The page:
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pcbi-1000089-g006: Ability of the models to capture apical and basal bifurcation asymmetry.(A) Apical trees have their bifurcation asymmetry best determined by Radius (RAD = Radius, PD = Path Distance, BO = Branch Order). (B) Basal trees have their bifurcation asymmetry best determined by Path Distance, which wins over the other two models two-thirds of the time. (C) Non-pyramidal trees lie somewhere in the middle, with neither Path Distance nor Radius giving better bifurcation asymmetry results. (D, E) The values of bifurcation asymmetry vary as a function of branch order in representative apical (D) and basal (E) groups (Amaral CA1, N = 23). Path Distance better captures the basal pattern, while the Radius model better captures apical asymmetry.

Mentions: The situation is almost reversed if models are evaluated based on another emergent morphometric, namely bifurcation asymmetry instead of the number of bifurcations (Figure 6). Path Distance is the worst model at capturing apical asymmetry (Figure 6A) but the best at capturing basal asymmetry (Figure 6B), both in terms of average distance (top panels) and numbers of groups (bottom). Non-pyramidal cells fall in between apical and basal with both Radius and Path Distance producing the best results more often than Branch Order (Figure 6C). Another example Sholl-like analysis carried out on an single group of pyramidal cells is consistent with the trends observed across the corresponding sets of tree types, and opposite to the patterns observed for number of bifurcations (Figure 6D). In particular, the distribution of apical bifurcation asymmetry values as a function of branch order is better reflected by the Radius model than by the Path Distance model. Figure 6E shows that the converse is true for the basal trees from the same cells.


A comparative computer simulation of dendritic morphology.

Donohue DE, Ascoli GA - PLoS Comput. Biol. (2008)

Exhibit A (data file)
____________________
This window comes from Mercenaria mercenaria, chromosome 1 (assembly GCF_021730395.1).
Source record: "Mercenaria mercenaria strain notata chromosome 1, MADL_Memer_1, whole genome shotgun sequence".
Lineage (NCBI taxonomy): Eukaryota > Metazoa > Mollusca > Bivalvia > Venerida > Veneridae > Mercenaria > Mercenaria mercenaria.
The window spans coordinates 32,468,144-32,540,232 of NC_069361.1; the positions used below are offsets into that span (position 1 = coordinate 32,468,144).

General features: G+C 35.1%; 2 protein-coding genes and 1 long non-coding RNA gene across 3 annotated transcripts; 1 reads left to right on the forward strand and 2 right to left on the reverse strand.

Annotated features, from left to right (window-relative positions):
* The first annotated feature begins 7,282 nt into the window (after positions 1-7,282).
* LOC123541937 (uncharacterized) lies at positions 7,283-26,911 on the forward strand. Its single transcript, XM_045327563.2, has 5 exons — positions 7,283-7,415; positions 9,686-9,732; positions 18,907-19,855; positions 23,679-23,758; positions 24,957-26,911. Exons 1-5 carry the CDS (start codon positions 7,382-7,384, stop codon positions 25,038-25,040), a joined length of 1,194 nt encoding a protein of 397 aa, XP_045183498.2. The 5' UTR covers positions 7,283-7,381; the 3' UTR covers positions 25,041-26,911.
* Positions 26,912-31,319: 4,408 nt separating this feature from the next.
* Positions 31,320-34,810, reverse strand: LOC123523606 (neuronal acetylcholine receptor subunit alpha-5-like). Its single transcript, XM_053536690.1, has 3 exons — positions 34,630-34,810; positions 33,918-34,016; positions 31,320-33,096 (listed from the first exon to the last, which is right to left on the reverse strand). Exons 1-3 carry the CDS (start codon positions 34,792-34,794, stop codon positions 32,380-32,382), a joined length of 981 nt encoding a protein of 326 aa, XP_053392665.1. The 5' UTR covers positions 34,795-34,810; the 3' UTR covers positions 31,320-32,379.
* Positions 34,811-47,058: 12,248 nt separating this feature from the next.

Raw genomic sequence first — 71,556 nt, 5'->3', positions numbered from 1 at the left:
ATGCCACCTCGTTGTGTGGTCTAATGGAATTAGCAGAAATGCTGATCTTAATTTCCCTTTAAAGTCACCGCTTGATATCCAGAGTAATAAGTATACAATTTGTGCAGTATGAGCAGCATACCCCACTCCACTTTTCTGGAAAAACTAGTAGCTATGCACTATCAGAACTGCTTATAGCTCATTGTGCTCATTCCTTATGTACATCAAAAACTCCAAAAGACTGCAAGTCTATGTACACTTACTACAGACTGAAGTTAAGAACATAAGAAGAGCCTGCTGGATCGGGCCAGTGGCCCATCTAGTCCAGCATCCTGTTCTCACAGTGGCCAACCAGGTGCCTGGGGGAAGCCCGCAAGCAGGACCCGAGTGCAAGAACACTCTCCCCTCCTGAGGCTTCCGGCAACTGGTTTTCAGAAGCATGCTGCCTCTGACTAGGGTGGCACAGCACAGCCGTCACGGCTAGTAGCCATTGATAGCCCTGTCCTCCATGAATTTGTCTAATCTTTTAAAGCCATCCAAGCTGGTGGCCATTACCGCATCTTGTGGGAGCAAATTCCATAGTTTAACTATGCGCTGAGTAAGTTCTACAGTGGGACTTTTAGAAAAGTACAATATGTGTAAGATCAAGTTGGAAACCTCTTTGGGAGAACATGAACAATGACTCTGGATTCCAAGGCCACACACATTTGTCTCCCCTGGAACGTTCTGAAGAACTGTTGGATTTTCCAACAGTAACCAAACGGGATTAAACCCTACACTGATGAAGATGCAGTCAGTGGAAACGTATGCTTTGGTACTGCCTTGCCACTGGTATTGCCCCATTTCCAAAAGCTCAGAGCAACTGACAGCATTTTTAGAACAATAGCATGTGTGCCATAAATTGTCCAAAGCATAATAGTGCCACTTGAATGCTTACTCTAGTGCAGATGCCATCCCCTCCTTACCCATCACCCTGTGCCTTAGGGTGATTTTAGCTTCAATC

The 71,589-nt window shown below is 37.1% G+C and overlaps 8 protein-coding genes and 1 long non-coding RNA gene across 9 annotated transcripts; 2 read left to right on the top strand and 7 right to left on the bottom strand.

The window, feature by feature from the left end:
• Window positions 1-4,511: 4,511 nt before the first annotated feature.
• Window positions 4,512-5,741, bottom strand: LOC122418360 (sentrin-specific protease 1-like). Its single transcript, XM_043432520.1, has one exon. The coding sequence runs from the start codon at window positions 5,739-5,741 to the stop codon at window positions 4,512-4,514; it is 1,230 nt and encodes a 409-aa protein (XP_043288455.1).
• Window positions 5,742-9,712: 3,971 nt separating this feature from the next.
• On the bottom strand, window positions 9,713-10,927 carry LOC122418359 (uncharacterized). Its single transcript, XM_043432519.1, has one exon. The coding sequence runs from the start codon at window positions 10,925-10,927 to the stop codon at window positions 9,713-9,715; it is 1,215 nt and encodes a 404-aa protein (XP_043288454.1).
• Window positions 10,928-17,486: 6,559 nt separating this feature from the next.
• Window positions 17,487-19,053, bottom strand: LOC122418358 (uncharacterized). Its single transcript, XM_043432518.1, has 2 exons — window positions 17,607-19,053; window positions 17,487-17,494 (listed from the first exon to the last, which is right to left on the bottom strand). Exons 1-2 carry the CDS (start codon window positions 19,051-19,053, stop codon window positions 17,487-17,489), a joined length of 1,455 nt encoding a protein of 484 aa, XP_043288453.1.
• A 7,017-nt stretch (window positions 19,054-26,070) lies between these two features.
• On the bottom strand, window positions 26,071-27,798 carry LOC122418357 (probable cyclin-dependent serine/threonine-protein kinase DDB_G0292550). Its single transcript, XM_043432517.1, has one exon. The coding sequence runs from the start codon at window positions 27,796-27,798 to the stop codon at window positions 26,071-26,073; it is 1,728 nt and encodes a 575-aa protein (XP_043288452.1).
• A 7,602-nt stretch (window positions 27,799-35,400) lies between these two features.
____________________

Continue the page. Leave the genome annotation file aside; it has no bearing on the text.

Ability of the models to capture apical and basal bifurcation asymmetry.(A) Apical trees have their bifurcation asymmetry best determined by Radius (RAD = Radius, PD = Path Distance, BO = Branch Order). (B) Basal trees have their bifurcation asymmetry best determined by Path Distance, which wins over the other two models two-thirds of the time. (C) Non-pyramidal trees lie somewhere in the middle, with neither Path Distance nor Radius giving better bifurcation asymmetry results. (D, E) The values of bifurcation asymmetry vary as a function of branch order in representative apical (D) and basal (E) groups (Amaral CA1, N = 23). Path Distance better captures the basal pattern, while the Radius model better captures apical asymmetry.
© Copyright Policy
Related In: Results  -  Collection

License
Show All Figures
getmorefigures.php?uid=PMC2376061&req=5

pcbi-1000089-g006: Ability of the models to capture apical and basal bifurcation asymmetry.(A) Apical trees have their bifurcation asymmetry best determined by Radius (RAD = Radius, PD = Path Distance, BO = Branch Order). (B) Basal trees have their bifurcation asymmetry best determined by Path Distance, which wins over the other two models two-thirds of the time. (C) Non-pyramidal trees lie somewhere in the middle, with neither Path Distance nor Radius giving better bifurcation asymmetry results. (D, E) The values of bifurcation asymmetry vary as a function of branch order in representative apical (D) and basal (E) groups (Amaral CA1, N = 23). Path Distance better captures the basal pattern, while the Radius model better captures apical asymmetry.